Pet Connection by Dr. Marty Becker, Kim Campbell Thornton and Mikkel Becker



By Kim Campbell Thornton and Mikkel Becker

She stops traffic in one of the most touristed towns in California. Standing on her hind legs, paws posed prettily in front of her, with a pleading expression that could melt the hardest heart, our dog Harper has been the focus of many photographs as we dine outdoors in Laguna Beach. Passersby ask in awe, "How can you resist that face?"

My husband and I just laugh. After living with her for six years, we are inured to her adorable begging. She's a cavalier King Charles spaniel, so trading on her charm is second nature to her. It doesn't get her much, because we are about as hard-hearted as cavalier owners come, but it is always entertaining to watch.

Well, OK, I confess: She gets the occasional french fry or bit of bread. But there are rules.

-- Begging at the table at home is never rewarded. Ever. Our dogs know that the best way to get food is to wait patiently on the sofa until meals are over and then hope for bites of leftovers.

-- Begging during meal preparation is not rewarded per se, but calm, out-of-the-way watchfulness may be rewarded with a piece of bell pepper or cauliflower in exchange for a sit, spin, down or other trick.

-- Paws may not be put on people at the table or in the kitchen. Not ever. Guests are firmly instructed not to permit this.

-- At restaurants, the aforementioned french fry or crust of bread appears magically on the ground when Harper isn't looking -- and, I might add, when she's not begging. The behavior that is most likely to earn manna from heaven is lying quietly, not paying attention to us.

Teaching your dog not to beg is a matter of consistency. Dogs do what is rewarding to them, so if you -- or your toddler in a high chair -- give him food from the table when he's a puppy because he's just so gosh-darn cute or a convenient receptacle for unwanted broccoli, he's going to continue that behavior into adulthood, no matter how hard you try to extinguish it. It's a lot harder to teach a dog to break a habit than it is to not establish the habit in the first place.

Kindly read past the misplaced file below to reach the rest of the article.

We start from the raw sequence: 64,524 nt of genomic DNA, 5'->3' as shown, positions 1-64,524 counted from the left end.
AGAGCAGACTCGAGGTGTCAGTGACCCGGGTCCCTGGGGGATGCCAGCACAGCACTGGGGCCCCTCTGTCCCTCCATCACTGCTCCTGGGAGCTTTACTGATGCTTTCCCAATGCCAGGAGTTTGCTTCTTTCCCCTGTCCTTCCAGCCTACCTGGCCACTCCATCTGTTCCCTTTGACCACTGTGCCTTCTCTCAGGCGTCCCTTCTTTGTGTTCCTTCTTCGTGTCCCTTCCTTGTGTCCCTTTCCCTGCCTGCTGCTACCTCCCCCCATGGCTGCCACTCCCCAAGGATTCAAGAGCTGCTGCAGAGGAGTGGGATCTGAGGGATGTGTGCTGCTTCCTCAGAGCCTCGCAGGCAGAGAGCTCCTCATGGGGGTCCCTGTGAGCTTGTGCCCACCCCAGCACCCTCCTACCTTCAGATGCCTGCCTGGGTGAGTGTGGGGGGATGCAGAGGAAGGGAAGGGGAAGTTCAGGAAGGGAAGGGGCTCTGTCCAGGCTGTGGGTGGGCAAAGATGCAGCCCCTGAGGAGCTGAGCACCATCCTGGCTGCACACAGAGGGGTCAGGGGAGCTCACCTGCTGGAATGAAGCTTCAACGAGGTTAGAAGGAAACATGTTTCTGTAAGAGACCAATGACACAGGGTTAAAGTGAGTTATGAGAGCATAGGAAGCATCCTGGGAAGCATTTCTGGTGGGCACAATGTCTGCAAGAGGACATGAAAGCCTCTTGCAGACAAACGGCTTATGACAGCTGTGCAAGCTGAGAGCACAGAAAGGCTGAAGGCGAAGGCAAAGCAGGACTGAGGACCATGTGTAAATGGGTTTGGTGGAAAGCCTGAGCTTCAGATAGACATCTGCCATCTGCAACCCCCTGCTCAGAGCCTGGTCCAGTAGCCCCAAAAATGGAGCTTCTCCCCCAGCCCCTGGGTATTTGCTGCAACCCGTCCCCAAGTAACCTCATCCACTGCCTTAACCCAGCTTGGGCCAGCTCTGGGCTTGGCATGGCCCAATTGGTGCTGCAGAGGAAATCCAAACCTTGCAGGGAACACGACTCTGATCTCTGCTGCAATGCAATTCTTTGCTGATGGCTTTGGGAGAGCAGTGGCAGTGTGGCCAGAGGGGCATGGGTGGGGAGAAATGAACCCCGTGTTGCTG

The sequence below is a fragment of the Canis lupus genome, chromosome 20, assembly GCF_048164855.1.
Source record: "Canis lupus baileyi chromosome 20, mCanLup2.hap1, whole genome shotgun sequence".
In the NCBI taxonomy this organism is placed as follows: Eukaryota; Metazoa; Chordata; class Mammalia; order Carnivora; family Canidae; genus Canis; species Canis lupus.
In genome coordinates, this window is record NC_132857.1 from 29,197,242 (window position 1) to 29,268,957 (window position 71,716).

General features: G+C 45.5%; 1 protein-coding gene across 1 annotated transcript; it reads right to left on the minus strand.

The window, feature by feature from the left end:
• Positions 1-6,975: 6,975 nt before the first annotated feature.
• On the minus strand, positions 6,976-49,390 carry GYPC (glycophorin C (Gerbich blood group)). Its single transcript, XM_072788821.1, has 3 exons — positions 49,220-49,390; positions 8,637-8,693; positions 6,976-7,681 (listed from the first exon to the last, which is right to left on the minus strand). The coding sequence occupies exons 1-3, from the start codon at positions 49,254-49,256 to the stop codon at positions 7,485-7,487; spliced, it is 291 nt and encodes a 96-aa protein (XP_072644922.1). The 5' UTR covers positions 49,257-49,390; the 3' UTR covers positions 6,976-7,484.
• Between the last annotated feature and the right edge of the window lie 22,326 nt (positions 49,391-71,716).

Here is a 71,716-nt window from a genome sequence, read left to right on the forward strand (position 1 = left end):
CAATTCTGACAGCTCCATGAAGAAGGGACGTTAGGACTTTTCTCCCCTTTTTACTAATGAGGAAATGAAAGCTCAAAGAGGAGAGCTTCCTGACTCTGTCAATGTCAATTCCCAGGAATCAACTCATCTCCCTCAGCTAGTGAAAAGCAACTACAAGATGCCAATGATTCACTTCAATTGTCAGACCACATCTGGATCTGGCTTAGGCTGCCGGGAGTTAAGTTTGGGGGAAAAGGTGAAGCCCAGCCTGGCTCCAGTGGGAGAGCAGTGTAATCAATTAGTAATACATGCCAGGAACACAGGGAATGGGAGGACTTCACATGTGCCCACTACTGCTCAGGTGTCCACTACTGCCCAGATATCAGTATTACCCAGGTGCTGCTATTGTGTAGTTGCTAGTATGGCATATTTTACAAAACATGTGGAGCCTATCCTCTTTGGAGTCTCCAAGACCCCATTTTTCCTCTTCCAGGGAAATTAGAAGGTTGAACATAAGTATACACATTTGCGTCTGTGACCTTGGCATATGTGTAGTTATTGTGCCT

What else can you do? My pal and colleague, dog trainer Mikkel Becker, has some great suggestions. Mikkel lives with pugs, who are equal to cavaliers in their begging ability, cuteness and manipulation skills, so she knows whereof she speaks.

-- Make the dinner table a dog-free zone. Teach your dog to go to his bed, a mat or his crate when meals are served. It's a great opportunity for him to practice a long down-stay. If necessary, use a baby gate or other barrier to prevent him from crashing your dinnertime do.

-- To sweeten the deal, give him a stuffed Kong or food puzzle to occupy his time. That way, he doesn't feel deprived, and you are rewarding him for being away from the table.

-- Feed him first. If he has already eaten, he'll be less interested in your food when you sit down at the table, especially if you ignore his longing looks.

-- Finally, never give attention for begging. No laughing (I know; it's hard not to), no talking to the dog, no yelling at him. Attention, even if it's negative, just reinforces the behavior. If you don't want to see begging, then quietly and calmly take your dog to another room or to his crate and leave him there until the end of the meal. He'll learn that begging is a bone-a-fide route to disappointment.


Hamsters best suited for

older children, night owls

Q: My 4-year-old son is begging for a hamster. Would this be a good "starter pet" for him? -- via email

A: My short response is no, based on memories of my little brother's rough handling of our hamster when he was about that age. Here's why a hamster isn't necessarily a good first pet for a young child.